Your Lordshipp's humbly to command,

W. HONNYNG.

(1) " The Lord Montague is revoked from Spayne, and Sir Thomas Chamberlaine left as Lidger there." Letter to the Earl of Shrewsbury, May 16, 1560, in Lodge. Anthony Browne, first Viscounte Montague.

(2) Dr. May, who had been restored to his deanery of St. Paul's in 1559, when the bishopricks were filled with Protestants. Several of the sees had been left temporarily vacant, and particularly that of Yorke. The nomination of May at this time seems to have been done at the suggestion of Cecil, who, on his way to Scotland, writes from Scroby to Sir William Petre (June 4, 1560) : " I perceyve grete lack hereaway of a bisshopp of York. I thynke if you wold move her Majesty, she wold pass the congee d'eslyer for Dr. Maye ; suerly the sooner it be doone the better." (Haynes, p. 323). Dr May died before he was consecrated, and was buried at St. Paul's on the 12th of August of this same year.

(3) William Alley, of King's College, Cambridge, who being a reformer, had lived during Mary's reign in privacy, wandering about the north of England, and practising physic for a livelihood. He was consecrated bishop of Exeter, July 14, 1560, and had the temporalities given him on the 26th August. See Wood.

(4) John Parkhurst, was consecrated Bishop of Norwich on the first of Sept. 1560. He had lived in exile at Zurich during the reign of Mary. He was a great writer of Latin epigrams.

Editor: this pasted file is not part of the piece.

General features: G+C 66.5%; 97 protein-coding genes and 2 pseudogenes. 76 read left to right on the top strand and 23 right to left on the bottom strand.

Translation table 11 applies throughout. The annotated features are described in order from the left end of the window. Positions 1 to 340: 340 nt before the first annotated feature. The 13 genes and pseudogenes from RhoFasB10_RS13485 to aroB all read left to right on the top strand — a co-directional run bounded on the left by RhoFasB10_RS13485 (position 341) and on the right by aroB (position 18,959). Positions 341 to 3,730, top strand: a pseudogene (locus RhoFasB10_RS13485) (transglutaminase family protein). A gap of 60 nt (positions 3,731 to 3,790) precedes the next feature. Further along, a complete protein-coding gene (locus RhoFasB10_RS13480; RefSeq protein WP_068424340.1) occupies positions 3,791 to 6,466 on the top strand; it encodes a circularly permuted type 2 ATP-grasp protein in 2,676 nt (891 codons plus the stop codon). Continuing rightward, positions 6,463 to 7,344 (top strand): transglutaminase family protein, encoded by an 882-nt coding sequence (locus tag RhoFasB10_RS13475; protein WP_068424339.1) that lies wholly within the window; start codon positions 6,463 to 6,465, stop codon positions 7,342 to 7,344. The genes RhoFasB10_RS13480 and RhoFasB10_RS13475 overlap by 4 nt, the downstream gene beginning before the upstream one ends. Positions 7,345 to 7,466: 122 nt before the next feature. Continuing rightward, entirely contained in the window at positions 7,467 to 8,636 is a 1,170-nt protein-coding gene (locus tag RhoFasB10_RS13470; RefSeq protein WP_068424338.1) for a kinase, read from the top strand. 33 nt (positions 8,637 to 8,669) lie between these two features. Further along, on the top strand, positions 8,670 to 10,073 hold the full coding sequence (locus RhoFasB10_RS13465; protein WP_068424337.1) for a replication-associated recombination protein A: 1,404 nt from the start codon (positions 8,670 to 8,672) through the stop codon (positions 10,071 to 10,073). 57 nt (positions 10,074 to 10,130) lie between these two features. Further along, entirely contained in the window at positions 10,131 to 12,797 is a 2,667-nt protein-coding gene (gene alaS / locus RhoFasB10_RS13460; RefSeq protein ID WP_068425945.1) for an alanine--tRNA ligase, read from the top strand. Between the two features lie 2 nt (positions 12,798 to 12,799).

(5) Eric the Fourteenth, King of Sweden, at this time offered his hand to the Queen, and was believed to be on his way to England. John duke of Finland was Eric's brother, and had been sent by the late King Gustavus, their father, to negotiate the marriage. The prospect of so close an alliance with that country naturally made people curious about its history, and among other tracts on the subject we have one, by George de Corth, printed Oct. 28, 1561, entitled, " The Description of Swedland, Gotland, and Finland," and dedicated " To the ryght woorshipfull and hys syngular good mayster, Mayster Thomas Steuckley, Esquire."

(6) George Touchet, lord Audley. His wife was, according to the peerages, Elizabeth, daughter of Sir Bryan Tuke, Knt. Treasurer of the Chamber to Hen. VIII.

(7) William Herbert, Earl of Pembroke, grand master of the household to Queen Elizabeth.

(8) After the Spanish fleet under the Duke of Medina Celi had been defeated, the Turks laid siege to the fort Gerba, which was held by Don Alvaro de Sande. When no succour arrived, Alvaro and his garrison in despair attempted to force their way through the enemy, but were nearly all slain. Alvaro was sent prisoner to Constantinople, but was liberated by a treaty of peace.

(9) The King of Persia.

(10) Bajazet.

(11) Pope Pius IV. (Angelo de Medecis). It was the custom among the English Protestants at this time to call the Pope the bishop of Rome.

(12) There is another sentence in the original, written by Honning's own hand, but which it is impossible to understand.